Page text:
State to Look Into Ethiopian Birth-Control Controversy
Since a television expose accusing Israeli officials of putting Ethiopian immigrant women on birth control without their knowledge, MK Orly Levi-Abekasis (Likud Beytenu) has fought for an investigation.
While new reports have cast doubt on the accusations, Levi-Abekasis told Arutz Sheva that she will continue to follow the case and will make sure it is properly studied.
“Evidence points to a very disturbing policy,” she said.
The data shows a clear drop in birthrate among Ethiopian immigrants to Israel, she said. She noted that MK Yaakov Margi (Shas) had compared the situation to that among Jewish immigrants from Arab countries in the 1950s, who complained of heavy pressure from Israeli officials to have fewer children.
“I hope that whoever is responsible pays the price,” she declared. However, she noted, it is not clear if there was an official policy to pressure or trick Ethiopian women into using birth control, or if it only happened in individual cases.
The investigation that sparked the birth control debate found that Ethiopian women waiting to immigrate to Israel, and new immigrants living in absorption centers in Israel, were given the Depo Provera shot, which prevents pregnancy for several months at a time. Reporter Danny Ababa suggested that the women were given the shot without their knowledge.
It was unclear in the report whether the shot was intentionally given without the women’s knowledge, or whether there had been a miscommunication due to language and cultural barriers.
Several officials have questioned the idea that the Ethiopian women were unaware of what the shot was for, and say it is more likely that they wanted to use birth control.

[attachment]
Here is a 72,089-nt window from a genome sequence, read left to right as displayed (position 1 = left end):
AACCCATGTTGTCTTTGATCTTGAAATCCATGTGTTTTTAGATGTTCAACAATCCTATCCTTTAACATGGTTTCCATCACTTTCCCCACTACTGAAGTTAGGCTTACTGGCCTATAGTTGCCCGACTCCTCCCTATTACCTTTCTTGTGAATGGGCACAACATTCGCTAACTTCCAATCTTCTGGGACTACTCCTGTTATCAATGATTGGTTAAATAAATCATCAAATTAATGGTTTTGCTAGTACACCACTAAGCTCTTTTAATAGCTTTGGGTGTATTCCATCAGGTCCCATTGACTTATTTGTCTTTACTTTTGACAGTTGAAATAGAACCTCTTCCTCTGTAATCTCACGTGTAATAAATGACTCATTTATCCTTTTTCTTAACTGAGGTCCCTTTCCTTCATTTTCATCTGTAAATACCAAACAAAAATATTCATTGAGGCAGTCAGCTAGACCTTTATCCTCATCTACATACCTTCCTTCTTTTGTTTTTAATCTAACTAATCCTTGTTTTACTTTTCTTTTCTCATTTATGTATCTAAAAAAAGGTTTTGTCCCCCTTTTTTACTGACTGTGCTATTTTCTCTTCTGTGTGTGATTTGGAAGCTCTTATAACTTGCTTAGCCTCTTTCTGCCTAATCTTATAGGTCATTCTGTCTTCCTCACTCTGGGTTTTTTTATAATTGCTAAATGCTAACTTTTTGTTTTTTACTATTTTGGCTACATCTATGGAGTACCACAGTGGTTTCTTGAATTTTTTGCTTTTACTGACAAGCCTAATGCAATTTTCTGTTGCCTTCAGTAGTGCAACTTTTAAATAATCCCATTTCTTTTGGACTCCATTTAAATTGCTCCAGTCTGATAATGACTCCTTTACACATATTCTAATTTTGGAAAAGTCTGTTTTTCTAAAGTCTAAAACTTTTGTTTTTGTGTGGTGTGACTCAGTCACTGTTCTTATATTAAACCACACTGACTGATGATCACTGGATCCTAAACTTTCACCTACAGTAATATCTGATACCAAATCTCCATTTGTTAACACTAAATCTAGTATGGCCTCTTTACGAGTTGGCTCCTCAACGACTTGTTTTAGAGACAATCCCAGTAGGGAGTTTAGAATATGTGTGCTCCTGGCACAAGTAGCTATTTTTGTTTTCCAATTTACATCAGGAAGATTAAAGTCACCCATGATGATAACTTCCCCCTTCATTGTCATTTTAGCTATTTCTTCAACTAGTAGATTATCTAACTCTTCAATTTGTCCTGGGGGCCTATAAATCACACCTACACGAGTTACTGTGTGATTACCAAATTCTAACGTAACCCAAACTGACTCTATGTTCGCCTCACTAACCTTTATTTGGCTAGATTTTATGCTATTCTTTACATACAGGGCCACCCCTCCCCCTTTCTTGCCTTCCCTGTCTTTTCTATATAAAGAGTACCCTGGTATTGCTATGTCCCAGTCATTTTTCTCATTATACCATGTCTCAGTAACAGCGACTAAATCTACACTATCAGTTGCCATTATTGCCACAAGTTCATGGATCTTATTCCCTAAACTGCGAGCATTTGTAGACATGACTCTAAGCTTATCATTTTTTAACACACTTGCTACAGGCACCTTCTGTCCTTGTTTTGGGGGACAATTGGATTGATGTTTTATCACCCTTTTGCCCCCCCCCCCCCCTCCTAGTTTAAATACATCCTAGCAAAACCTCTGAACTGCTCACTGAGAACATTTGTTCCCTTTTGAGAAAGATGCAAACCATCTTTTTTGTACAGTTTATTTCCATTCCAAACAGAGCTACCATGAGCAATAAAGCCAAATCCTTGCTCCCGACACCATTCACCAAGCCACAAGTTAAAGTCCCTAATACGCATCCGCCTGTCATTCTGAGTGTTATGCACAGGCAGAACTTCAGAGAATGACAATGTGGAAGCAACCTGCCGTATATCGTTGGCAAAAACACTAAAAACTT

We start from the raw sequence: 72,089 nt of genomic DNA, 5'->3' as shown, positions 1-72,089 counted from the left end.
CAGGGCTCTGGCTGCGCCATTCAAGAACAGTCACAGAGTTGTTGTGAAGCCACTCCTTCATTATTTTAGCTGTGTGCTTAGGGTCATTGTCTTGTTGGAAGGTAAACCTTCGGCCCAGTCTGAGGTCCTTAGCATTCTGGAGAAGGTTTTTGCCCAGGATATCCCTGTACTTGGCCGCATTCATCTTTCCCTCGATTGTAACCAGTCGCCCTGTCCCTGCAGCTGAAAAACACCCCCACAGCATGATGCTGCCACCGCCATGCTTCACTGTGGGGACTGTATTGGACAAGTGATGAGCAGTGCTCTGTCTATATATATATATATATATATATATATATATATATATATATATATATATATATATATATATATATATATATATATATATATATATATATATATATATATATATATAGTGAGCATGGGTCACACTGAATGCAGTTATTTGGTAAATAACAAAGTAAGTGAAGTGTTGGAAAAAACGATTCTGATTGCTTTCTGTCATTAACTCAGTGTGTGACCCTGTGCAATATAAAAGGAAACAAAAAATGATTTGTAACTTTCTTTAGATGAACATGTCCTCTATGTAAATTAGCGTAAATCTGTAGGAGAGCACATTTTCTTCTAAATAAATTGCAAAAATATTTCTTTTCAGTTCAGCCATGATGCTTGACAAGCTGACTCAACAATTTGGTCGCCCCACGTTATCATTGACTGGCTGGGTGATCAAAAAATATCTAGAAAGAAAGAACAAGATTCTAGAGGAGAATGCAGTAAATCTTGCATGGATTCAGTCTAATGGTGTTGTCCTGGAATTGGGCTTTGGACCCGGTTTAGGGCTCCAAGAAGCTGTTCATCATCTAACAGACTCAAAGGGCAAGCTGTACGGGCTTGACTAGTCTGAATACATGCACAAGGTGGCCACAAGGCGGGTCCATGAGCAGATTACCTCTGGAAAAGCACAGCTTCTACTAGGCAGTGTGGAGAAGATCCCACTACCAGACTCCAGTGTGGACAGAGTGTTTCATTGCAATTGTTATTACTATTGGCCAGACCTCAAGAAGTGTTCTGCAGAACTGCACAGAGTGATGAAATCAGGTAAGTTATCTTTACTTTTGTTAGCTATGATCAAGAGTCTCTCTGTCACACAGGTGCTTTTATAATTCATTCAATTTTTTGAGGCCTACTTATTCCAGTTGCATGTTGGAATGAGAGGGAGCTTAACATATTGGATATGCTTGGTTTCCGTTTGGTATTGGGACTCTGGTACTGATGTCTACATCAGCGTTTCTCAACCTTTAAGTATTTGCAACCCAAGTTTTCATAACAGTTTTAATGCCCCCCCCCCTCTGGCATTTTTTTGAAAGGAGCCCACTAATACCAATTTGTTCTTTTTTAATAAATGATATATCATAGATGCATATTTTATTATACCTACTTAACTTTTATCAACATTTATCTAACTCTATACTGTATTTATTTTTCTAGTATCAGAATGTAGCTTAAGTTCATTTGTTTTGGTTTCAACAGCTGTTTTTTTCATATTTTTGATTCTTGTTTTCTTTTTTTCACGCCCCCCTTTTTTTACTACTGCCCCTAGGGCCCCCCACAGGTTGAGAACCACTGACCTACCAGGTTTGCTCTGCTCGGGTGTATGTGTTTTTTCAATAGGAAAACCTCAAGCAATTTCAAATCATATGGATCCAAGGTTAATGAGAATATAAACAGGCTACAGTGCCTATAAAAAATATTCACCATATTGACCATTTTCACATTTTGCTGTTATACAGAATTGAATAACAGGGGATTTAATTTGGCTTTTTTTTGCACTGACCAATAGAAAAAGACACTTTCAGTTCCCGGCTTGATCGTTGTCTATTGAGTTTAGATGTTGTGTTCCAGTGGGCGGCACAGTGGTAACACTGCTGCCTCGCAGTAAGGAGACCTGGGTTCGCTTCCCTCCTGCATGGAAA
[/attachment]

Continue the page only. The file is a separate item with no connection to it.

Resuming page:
Levi-Abekasis argued that even if the women wanted birth control, the widespread use of the Depo Provera shot was irresponsible. The shot should be given only if other forms of birth control are not an option, she said.
The Health Ministry has denied any knowledge of the incidents in question. Following the report, ministry officials ordered doctors to stop using Depo Provera except in cases where the patient can be given a full explanation of the medicine’s use and effects in her own language. In addition, doctors who prescribe the medicine must explain why they did not suggest an alternate form of birth control.
Sources who spoke to Haaretz suggested that Ethiopian women may prefer the Depo Provera shot due to its relative ease, and due to the privacy it affords them. Alternate forms of birth control would be harder to conceal from family, they explained.
The Joint Israel organization, which provides care for Ethiopian immigrants, is still investigating the claims that shots may have been given without women’s knowledge. The State Comptroller plans to investigate as well.
The Knesset has found evidence that the state of Israel ordered that immigrant women be offered birth control, but there is so far no evidence that birth control was given without women’s informed consent.